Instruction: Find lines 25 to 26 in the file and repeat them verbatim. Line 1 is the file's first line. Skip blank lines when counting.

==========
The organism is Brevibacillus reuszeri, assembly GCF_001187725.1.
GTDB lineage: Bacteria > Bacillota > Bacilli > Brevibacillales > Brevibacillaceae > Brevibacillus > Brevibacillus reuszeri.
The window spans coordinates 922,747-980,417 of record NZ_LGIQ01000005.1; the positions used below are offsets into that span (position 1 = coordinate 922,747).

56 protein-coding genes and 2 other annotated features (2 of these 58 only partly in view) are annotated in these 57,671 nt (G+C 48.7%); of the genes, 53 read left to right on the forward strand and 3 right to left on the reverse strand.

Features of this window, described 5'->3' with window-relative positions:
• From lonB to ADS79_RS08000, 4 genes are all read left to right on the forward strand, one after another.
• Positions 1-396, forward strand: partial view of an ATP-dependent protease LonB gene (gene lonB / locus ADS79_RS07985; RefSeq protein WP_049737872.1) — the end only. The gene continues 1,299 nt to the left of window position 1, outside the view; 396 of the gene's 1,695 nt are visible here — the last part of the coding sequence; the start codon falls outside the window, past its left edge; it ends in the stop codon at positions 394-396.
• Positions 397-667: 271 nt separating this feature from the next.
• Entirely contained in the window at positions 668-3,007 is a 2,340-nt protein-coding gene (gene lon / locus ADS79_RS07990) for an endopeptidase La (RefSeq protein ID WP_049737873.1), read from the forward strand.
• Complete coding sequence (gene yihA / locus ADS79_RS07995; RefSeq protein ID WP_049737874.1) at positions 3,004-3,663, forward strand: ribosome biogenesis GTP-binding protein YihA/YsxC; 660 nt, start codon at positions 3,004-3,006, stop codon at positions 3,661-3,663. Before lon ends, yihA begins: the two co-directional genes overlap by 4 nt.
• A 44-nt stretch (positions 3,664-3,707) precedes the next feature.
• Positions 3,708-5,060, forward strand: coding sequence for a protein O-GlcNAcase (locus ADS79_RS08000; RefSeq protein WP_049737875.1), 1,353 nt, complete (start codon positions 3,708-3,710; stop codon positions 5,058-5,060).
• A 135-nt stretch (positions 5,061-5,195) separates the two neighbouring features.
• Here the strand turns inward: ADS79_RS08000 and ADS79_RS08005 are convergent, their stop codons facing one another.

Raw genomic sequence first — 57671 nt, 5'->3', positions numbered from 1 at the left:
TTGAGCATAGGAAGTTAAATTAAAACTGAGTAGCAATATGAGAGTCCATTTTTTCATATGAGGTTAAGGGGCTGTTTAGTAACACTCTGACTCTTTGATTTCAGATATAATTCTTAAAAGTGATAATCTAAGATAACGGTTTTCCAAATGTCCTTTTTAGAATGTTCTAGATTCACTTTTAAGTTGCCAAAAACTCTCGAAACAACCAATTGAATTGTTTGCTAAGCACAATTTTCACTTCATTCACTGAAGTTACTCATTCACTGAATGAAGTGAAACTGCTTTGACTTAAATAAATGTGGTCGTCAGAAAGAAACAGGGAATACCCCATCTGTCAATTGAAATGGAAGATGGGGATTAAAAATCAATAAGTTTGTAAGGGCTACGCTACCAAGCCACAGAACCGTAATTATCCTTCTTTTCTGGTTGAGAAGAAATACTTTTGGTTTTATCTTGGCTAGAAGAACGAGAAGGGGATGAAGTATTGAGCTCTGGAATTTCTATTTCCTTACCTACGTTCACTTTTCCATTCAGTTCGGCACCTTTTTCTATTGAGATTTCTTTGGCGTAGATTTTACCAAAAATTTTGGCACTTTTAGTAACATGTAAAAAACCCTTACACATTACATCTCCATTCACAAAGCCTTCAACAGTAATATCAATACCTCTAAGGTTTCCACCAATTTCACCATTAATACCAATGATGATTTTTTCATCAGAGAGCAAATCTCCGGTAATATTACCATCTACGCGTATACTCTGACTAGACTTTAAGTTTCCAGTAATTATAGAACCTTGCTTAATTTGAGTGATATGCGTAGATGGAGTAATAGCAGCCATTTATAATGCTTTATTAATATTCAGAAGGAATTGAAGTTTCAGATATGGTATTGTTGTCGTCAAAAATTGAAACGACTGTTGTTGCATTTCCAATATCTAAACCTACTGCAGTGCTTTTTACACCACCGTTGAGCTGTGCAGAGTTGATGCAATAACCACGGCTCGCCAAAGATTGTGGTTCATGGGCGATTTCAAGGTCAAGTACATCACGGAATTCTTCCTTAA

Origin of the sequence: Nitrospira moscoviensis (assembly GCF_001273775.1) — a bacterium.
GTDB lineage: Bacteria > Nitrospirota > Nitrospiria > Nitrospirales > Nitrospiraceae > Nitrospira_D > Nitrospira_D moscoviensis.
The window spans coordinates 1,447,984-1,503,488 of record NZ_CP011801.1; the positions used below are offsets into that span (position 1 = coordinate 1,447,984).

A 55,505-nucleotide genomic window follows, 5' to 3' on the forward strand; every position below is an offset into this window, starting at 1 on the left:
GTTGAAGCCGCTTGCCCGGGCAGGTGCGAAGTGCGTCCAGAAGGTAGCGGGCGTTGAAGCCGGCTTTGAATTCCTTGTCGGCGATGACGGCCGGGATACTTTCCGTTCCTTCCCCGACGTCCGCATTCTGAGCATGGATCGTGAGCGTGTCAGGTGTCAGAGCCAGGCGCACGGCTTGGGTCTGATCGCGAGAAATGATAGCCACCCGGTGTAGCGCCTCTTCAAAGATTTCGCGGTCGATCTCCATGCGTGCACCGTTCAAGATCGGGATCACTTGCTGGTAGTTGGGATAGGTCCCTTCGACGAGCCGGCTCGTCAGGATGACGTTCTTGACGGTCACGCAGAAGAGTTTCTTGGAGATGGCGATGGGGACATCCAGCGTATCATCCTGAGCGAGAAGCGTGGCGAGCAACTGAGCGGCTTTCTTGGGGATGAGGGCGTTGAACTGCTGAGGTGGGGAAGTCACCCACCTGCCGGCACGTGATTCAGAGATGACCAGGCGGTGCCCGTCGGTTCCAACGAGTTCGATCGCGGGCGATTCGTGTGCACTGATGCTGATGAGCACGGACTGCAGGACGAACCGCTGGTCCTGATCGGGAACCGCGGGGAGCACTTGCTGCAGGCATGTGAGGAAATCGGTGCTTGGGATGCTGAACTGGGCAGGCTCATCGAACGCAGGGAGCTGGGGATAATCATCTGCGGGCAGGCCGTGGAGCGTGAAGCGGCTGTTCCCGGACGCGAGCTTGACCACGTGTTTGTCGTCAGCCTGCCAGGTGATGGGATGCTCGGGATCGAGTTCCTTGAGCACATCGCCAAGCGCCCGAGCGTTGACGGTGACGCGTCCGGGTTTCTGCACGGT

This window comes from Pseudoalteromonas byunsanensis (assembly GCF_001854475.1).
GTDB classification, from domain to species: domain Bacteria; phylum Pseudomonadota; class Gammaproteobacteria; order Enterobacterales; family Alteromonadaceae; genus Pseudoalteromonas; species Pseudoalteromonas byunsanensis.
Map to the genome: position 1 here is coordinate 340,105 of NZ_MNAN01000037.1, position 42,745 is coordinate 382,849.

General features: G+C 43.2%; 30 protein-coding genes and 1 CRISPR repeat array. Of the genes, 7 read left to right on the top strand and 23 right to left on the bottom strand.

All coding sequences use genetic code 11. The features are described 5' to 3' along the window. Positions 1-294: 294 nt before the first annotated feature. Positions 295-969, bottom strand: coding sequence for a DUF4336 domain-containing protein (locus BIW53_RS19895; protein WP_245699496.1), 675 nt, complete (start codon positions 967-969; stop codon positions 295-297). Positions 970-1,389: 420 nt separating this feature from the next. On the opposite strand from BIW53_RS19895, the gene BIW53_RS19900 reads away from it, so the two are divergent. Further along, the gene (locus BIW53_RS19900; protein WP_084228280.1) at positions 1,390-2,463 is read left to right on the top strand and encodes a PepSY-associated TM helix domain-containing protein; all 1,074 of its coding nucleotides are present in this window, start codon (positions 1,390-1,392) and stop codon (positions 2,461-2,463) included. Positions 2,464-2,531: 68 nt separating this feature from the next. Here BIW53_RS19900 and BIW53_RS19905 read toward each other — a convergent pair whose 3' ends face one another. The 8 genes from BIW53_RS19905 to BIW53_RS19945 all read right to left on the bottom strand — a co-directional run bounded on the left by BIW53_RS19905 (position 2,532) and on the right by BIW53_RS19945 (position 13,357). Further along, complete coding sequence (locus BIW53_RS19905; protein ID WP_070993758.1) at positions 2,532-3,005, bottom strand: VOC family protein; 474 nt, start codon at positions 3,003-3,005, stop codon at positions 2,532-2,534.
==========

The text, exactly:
General features: G+C 43.2%; 30 protein-coding genes and 1 CRISPR repeat array. Of the genes, 7 read left to right on the top strand and 23 right to left on the bottom strand.

All coding sequences use genetic code 11. The features are described 5' to 3' along the window. Positions 1-294: 294 nt before the first annotated feature. Positions 295-969, bottom strand: coding sequence for a DUF4336 domain-containing protein (locus BIW53_RS19895; protein WP_245699496.1), 675 nt, complete (start codon positions 967-969; stop codon positions 295-297). Positions 970-1,389: 420 nt separating this feature from the next. On the opposite strand from BIW53_RS19895, the gene BIW53_RS19900 reads away from it, so the two are divergent. Further along, the gene (locus BIW53_RS19900; protein WP_084228280.1) at positions 1,390-2,463 is read left to right on the top strand and encodes a PepSY-associated TM helix domain-containing protein; all 1,074 of its coding nucleotides are present in this window, start codon (positions 1,390-1,392) and stop codon (positions 2,461-2,463) included. Positions 2,464-2,531: 68 nt separating this feature from the next. Here BIW53_RS19900 and BIW53_RS19905 read toward each other — a convergent pair whose 3' ends face one another. The 8 genes from BIW53_RS19905 to BIW53_RS19945 all read right to left on the bottom strand — a co-directional run bounded on the left by BIW53_RS19905 (position 2,532) and on the right by BIW53_RS19945 (position 13,357). Further along, complete coding sequence (locus BIW53_RS19905; protein ID WP_070993758.1) at positions 2,532-3,005, bottom strand: VOC family protein; 474 nt, start codon at positions 3,003-3,005, stop codon at positions 2,532-2,534.